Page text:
Identifying and Removing Outliers Using Python Packages


Identifying and Removing Outliers Using Python Packages


Validity, accuracy in interpretation and applicability in business contexts are critical fundamentals to the overall insights that form the essence of Exploratory Data Analysis (EDA) in any machine learning projects. In the entire EDA process, the anomaly that outliers cause are often a source of frustration for data scientists and machine learning engineers. Especially prominent in the case of data visualization projects and statistical models, taking away from the objectivity of the project at hand.


Observations in statistics that are far removed from the normalized distribution observation in any data set in statistics form the gist of outliers. The most common reasons that outliers occur include an error in measurement or input of the data, corrupt data, and the typical true observation that’s outside the normal distribution. Because of the very nature of datasets in data science, a mathematical definition of an outlier cannot really be defined specifically. However, close observation of the dataset with some prior knowledge is required to accurately identify outliers.

As mentioned above, machine learning algorithms and general data visualization projects are drastically affected when outliers are overlooked due to errors of omission or being far from the normal statistical distribution in a dataset.


There are several methods that data scientists employ to identify outliers. The ends drive the means, in this case. To exemplify, pattern differentials in a scatter plot is by far the most common method in identifying an outlier.

Using Z score is another common method. Basically defined as the number of standard deviations that the data point is away from the mean. Also known as standard scores, Z scores can range anywhere between -3 standard deviations to +3 standard deviations on either side of the mean. It’s usually calculated as z = (x-μ) ̸ σ. Z-score has its limitations, though, and there are variations of this method to identify outliers in multiple datasets as well as include certain modifiers for better accuracy.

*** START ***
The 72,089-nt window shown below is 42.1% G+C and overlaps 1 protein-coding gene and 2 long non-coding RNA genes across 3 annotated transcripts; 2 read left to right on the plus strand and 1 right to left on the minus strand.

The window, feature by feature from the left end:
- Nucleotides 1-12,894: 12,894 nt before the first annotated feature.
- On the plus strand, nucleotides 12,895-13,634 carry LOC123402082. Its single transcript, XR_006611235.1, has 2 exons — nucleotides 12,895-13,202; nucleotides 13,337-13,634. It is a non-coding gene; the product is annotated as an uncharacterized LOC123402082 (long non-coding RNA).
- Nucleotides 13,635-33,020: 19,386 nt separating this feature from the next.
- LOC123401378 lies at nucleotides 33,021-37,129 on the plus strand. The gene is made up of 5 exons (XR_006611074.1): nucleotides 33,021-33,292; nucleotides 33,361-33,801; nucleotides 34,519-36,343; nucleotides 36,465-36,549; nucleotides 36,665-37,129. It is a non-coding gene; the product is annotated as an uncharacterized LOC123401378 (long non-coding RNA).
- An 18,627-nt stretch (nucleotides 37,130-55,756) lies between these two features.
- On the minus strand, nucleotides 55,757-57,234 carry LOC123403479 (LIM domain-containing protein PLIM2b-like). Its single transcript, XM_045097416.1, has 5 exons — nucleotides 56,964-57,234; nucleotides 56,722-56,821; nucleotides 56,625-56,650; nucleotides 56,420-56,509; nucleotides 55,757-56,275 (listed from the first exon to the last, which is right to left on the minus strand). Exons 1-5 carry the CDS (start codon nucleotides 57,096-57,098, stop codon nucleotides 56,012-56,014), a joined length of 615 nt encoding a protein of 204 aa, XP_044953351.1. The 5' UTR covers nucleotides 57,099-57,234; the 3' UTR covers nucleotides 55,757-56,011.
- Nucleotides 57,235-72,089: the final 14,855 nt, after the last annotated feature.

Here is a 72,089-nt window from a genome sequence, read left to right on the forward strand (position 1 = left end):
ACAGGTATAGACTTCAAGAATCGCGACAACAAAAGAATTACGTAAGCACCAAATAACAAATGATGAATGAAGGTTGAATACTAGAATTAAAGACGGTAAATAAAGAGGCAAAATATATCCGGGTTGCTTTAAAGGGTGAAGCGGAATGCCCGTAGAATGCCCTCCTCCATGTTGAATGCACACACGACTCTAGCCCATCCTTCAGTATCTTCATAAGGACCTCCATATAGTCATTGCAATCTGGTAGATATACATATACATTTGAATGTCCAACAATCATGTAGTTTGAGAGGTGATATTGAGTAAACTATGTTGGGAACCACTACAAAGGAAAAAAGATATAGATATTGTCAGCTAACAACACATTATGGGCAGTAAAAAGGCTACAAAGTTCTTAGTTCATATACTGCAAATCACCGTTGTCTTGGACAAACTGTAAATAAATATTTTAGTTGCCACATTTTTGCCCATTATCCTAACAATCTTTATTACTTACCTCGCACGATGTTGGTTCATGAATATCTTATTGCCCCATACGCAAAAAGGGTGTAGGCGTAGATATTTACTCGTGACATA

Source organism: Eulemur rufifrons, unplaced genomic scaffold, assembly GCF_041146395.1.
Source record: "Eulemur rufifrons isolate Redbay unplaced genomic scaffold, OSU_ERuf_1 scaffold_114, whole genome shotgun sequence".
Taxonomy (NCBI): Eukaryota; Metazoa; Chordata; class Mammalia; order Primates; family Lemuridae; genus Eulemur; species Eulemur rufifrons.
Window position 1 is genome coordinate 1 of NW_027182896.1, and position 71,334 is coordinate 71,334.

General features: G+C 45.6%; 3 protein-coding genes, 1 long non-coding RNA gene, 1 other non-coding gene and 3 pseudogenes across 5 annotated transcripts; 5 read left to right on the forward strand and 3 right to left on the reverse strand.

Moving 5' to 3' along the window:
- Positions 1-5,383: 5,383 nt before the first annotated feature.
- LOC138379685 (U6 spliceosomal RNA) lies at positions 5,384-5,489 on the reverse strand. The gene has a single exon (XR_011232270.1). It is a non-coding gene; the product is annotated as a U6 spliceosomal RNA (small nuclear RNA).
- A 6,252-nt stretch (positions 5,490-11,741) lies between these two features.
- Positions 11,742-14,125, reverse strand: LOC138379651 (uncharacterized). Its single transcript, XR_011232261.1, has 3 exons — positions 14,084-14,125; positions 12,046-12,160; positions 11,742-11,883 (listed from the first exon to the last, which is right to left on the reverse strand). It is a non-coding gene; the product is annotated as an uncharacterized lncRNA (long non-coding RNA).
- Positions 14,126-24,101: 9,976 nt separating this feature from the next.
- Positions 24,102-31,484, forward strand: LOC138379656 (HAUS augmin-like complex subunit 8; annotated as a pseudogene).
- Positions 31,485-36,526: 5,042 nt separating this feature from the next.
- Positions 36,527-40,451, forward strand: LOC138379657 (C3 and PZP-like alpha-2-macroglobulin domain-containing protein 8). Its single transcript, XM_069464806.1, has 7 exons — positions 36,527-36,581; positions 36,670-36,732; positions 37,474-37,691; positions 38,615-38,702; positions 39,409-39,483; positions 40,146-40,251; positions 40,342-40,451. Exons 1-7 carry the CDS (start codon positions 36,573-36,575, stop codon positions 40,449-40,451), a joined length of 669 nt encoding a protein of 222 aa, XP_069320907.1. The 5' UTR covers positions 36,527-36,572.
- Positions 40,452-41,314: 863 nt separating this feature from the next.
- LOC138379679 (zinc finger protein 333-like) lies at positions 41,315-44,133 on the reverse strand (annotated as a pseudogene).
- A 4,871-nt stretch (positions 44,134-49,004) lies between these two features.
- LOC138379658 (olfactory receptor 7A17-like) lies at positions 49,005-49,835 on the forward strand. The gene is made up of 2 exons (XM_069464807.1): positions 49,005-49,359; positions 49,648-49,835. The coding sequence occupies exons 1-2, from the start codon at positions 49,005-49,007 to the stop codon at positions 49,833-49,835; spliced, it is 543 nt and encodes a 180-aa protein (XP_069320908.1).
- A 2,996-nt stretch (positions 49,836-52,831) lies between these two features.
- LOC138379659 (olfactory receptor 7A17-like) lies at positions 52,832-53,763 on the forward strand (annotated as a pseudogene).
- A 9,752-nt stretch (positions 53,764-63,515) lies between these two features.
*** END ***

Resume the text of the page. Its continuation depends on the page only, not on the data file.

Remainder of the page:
Another method is the Inter Quartile Range, also referred to as IQR, is the difference between the fourth and three fourth percentiles – aka the upper and lower quartiles of a dataset.


Quantiles essentially refer to the mathematical expressions of the borderlines of each segment within the dataset. The nomenclature is fairly common and easy to understand, with percentile referring to a 100, decile referring to 10 and quartile referring to 4. Quantiles, in this case, refer to n where n is the number of segments in the dataset.

As a natural consequence, the interquartile range of the dataset would ideally follow a breakup point of 25%.

With that understood, the IQR usually identifies outliers with their deviations when expressed in a box plot. Observations below Q1- 1.5 IQR, or those above Q3 + 1.5IQR (note that the sum of the IQR is always 4) are defined as outliers.


For Python users, NumPy is the most commonly used Python package for identifying outliers. If you’ve understood the concepts of IQR in outlier detection, this becomes a cakewalk. For a dataset already imported in a python instance, the code for installing NumPy and running it on the dataset is:

import numpy as np
	def removeOutliers(x, outlierConstant):
	   a = np.array(x)
	   upper_quartile = np.percentile(a, 75)
	   lower_quartile = np.percentile(a, 25)
	   IQR = (upper_quartile - lower_quartile) * outlierConstant
	   quartileSet = (lower_quartile - IQR, upper_quartile + IQR)
	   resultList = []
	   for y in a.tolist():
	    if y > = quartileSet[0] and y < = quartileSet[1]:
	    return resultList

(Source: Github)

The results returned above would be the outliers.


Pandas is another hugely popular package for removing outliers in Python. In the code snippet below, numpy and pandas are used in tandem to remove outliers in the name, age and address variables in a dataset:

import pandas as pd
	import numpy as np
	from pandas.api.types import is_numeric_dtype
	age = np.random.randint(20,100,50)
	name = ['name'+str(i) for i in range(50)]
	address = ['address'+str(i) for i in range(50)]
	df = pd.DataFrame(data={'age':age, 'name':name, 'address':address})
	def remove_outlier(df):
	    low = .05
	    high = .95
	    quant_df = df.quantile([low, high])
	    for name in list(df.columns):
	      if is_numeric_dtype(df[name]):
	       df = df[(df[name] > quant_df.loc[low, name]) 
               & (df[name] < quant_df.loc[high, name])]
	    return df

(Source: Github)


While outlier removal forms an essential part of a dataset normalization, it’s important to ensure zero errors in the assumptions that influence outlier removal. Data with even significant number of outliers may not always be bad data and a rigorous investigation of the dataset in itself is often warranted, but overlooked, by data scientists in their processes.

EDA is one of the most crucial aspects in any data science projects, and an absolutely must-have before commencement of any machine learning projects. Achieving a high degree of certainty and accuracy on the validity, interpretation and applicability of the data set and the project in general ensures desired business outcomes.

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